After Nicolas Lapentti lost his match against Tim Henman the tie was even at 2-all, Giovanni [Lapentti] was to play the deciding fifth rubber. How was the atmosphere in the locker room?
Firstly, Nico was devastated about the loss - he wanted to clinch the series. Secondly, we knew that giving that responsibility to 17-year-old Giovanni Lapentti was going to be very difficult. Nico couldn't hold back the tears, he was disappointed. I told them we will forget it, we will win this series. I saw that Giovanni had incredible will and conviction even though he had lost the first two sets, he kept believing until the end that he could win.

What was your highlight of Ecuador’s victory over Brazil in Porto Alegre?
That final was played at the "Gigantinho de Porto Alegre" with 8,000 people screaming. Nicolas Lapentti brought all of his experience and all of his class as a Davis Cup player, even though he was not playing in a good tournament rhythm due to injuries.

In the fifth set versus Marcos Daniel, Nico was down to his last energy reserves. After being up 2-sets-to-love the match had turned complicated on him. Finally he won 10-8 in the fifth. I remember giving him leg massages during the changeovers and I could feel his muscles cramping. He would say "don't worry about it, I will manage it." That was Nico's temperament that always defined him. He was a warrior, a gladiator.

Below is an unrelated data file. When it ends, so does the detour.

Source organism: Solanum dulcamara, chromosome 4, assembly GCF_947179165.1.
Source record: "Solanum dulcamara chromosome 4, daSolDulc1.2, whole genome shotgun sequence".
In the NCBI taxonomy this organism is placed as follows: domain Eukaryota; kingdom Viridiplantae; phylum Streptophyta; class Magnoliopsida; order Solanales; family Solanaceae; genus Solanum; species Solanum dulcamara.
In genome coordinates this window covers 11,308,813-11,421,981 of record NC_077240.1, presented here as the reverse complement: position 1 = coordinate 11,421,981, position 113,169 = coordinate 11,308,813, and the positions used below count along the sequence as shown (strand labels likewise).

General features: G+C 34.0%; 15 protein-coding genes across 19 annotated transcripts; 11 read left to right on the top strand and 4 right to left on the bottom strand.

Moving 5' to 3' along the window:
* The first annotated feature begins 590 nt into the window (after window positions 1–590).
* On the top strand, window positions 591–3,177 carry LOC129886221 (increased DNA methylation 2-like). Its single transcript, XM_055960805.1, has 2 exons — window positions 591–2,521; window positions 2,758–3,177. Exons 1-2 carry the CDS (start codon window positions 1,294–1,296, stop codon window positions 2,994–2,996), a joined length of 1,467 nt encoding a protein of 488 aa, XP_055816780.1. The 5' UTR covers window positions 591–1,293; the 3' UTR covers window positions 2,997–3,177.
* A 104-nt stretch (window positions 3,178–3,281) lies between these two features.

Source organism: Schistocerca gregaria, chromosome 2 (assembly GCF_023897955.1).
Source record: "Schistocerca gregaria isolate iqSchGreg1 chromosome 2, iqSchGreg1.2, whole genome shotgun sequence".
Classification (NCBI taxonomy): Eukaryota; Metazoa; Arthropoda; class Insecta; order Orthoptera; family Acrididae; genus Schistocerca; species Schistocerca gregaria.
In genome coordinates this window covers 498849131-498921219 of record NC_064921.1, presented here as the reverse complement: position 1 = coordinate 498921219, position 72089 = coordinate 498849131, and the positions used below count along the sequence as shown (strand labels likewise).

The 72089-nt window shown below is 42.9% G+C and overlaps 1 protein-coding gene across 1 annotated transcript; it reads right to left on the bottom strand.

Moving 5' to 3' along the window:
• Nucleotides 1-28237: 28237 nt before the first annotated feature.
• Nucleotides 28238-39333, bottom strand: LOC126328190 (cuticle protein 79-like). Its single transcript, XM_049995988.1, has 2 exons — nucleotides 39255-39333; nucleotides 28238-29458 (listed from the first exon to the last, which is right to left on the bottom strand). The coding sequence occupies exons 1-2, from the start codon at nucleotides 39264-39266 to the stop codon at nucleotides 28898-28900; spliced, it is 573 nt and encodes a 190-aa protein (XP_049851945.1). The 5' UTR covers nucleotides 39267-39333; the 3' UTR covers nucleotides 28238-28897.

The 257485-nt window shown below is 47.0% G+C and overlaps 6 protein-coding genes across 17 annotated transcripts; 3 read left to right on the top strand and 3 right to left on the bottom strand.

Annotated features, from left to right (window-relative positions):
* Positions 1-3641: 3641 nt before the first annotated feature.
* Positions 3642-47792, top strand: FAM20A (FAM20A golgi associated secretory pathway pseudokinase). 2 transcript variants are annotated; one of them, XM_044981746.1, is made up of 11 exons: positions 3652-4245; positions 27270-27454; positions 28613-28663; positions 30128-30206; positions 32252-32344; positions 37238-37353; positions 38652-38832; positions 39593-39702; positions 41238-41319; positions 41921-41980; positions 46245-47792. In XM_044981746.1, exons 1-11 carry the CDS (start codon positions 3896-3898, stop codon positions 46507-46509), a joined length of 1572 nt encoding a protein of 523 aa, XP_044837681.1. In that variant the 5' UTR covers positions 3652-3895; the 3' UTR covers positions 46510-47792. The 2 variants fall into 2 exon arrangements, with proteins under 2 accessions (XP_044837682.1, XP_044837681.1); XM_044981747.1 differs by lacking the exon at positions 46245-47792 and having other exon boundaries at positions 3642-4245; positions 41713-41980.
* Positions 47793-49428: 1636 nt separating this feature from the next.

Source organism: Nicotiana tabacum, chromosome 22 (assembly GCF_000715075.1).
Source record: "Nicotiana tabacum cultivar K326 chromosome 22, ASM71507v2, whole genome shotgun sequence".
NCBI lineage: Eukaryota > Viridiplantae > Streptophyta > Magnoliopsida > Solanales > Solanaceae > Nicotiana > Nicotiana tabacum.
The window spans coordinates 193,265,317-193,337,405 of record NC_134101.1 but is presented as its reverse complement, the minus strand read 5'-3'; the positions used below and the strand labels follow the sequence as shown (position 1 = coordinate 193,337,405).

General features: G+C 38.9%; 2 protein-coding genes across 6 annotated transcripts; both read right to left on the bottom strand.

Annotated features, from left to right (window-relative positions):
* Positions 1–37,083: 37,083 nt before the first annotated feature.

What comes to your mind when you think of sad moments as a captain?
When Nico Lapentti lost to Tim Henman in 2000 and when we lost the series to Romania in Quito in 2003 (all five matches were extended to five sets). Everyone cried in the locker room, players and coaching staff alike. As a captain, that series loss to Romania was the most painful.

You often hear that some players have Davis Cup pedigree and others do not. What is Davis Cup pedigree?
There are players that in individual tournaments have a great level of play but in Davis Cup do not produce the same results, their level of play drops while others players react differently. These are the players that enjoy playing for the "camiseta" (national team shirt), for their country, for their team. These things motivate them and there are others that the pressure overtakes them, they think “I am playing for my country, it's not only me, if I lose…” Plenty of doubts invade them.